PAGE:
Mix and turn this delicious fermented bread with the dome® and the job is easy. You don’t need years of practice to make a well risen, crusty, moist loaf, and your hands won’t get sticky with dough! Having a sour dough starter is a must in this recipe, so if you would like to make your own sour dough starter, scroll down to the bottom of the page for directions.
Before you begin the dough, make sure your sour dough starter is well activated. If it’s been in the refrigerator for some time, take it out a few (3 or 4) hours ahead of time and add some flour and water to make the yeasts actively reproduce. Make sure you will have ½ cup of starter for the recipe and some starter left over for the next batch.
1½ cups (12 oz) of water – it can be warm or cool, but shouldn’t be hot.
½ cup of sour dough starter
3 cups of flour – a mixture of white and whole grain flours makes a more nutritious loaf.
1 rounded teaspoon of salt
Place the water in a bowl and add ½ cup of activated sour dough starter. It should look very bubbly. Stir well.
Add 3 cups of flour: you can use some whole wheat or other grains too. If you do use some whole wheat, or rye, or spelt flour, add some extra water – about 1 tablespoon per cup of whole grain flour.
Add 1 rounded teaspoon of salt and spread it around in the flour. Then push all the ingredients together with the dome to mix and moisten all the flour. Turn the bowl as needed.
Then work the dough with the dome for a full minute by pressing with the dome and spreading the dough against the bowl. This will build structure in the dough so it will be able to puff up nicely. Scrape the bowl to collect all the dough together.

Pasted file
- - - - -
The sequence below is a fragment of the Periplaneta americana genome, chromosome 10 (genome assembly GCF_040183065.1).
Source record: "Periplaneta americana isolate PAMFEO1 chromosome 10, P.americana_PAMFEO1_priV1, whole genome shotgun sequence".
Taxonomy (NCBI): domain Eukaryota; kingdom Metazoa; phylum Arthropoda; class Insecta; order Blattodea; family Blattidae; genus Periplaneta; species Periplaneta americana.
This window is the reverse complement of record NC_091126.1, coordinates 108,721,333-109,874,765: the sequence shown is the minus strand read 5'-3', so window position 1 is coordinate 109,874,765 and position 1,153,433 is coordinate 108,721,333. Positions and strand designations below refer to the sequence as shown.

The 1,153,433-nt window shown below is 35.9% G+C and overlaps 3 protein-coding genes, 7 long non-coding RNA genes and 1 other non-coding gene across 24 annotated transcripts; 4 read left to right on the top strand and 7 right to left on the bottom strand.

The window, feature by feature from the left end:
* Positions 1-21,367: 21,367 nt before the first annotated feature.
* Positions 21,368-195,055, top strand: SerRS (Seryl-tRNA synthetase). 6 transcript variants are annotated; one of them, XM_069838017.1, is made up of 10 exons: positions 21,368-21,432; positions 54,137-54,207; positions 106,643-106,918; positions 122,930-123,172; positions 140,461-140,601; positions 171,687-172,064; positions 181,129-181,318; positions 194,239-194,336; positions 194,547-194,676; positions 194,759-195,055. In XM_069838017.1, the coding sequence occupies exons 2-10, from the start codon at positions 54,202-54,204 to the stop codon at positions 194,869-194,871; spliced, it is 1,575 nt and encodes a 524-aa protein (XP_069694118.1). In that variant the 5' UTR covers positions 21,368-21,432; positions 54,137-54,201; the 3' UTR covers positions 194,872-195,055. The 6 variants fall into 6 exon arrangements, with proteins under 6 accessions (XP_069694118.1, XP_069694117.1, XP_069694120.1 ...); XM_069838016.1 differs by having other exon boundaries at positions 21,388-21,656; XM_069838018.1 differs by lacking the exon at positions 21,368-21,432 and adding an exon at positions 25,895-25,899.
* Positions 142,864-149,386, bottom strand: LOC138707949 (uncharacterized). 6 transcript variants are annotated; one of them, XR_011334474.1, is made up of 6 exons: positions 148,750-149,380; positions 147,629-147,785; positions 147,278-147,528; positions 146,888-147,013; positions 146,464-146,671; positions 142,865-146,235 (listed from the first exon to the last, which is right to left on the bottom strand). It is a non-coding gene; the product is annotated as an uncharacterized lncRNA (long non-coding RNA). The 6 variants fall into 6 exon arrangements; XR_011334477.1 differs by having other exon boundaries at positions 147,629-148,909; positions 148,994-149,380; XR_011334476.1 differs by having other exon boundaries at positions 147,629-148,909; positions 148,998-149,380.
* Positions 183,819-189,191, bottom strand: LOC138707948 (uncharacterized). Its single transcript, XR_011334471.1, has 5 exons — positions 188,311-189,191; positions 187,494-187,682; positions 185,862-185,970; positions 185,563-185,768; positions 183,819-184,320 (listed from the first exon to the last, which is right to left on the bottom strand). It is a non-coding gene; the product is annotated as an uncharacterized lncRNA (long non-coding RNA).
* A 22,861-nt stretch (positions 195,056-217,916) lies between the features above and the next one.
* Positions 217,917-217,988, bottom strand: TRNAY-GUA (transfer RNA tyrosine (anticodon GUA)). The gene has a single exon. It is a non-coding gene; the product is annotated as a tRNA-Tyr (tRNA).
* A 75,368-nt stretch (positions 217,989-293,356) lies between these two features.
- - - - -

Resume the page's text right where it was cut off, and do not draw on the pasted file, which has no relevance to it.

Cover with plastic wrap to prevent a skin from forming on the dough as it ferments.
The amount of time that sour dough needs to ferment, which is also called proofing, is dependent on the air temperature where it’s placed. For every 17 degree rise in temperature, the rate of fermentation or proofing doubles. In a room at 72º F, it will take around 10 hours for the dough to proof. At 89º it will take half that time – five hours. At 64º it will take about 15 hours. For this reason, we suggest that the first time you make this bread, you proof the dough in an oven with its light on. The light bulb will warm the oven to more than 80º – probably around 84º or 85º and the fermentation will be completed in about 6 hours or so. You will be able to watch and follow the dough, giving you a good basis of learning for your future sour dough baking. Then, if a different time frame will work better for you in the future, you will be able to recognize the progress of the dough by experience.
After an hour or so of proofing, you can do the first of at least 3 turnings, where you stretch and fold the dough. Scoop under a section of the dough with the dome to pull and stretch it over itself. Work around in a circle, pulling on the dough and stretching it over itself, piling the dough high. Then cover with plastic wrap again to continue the proofing process.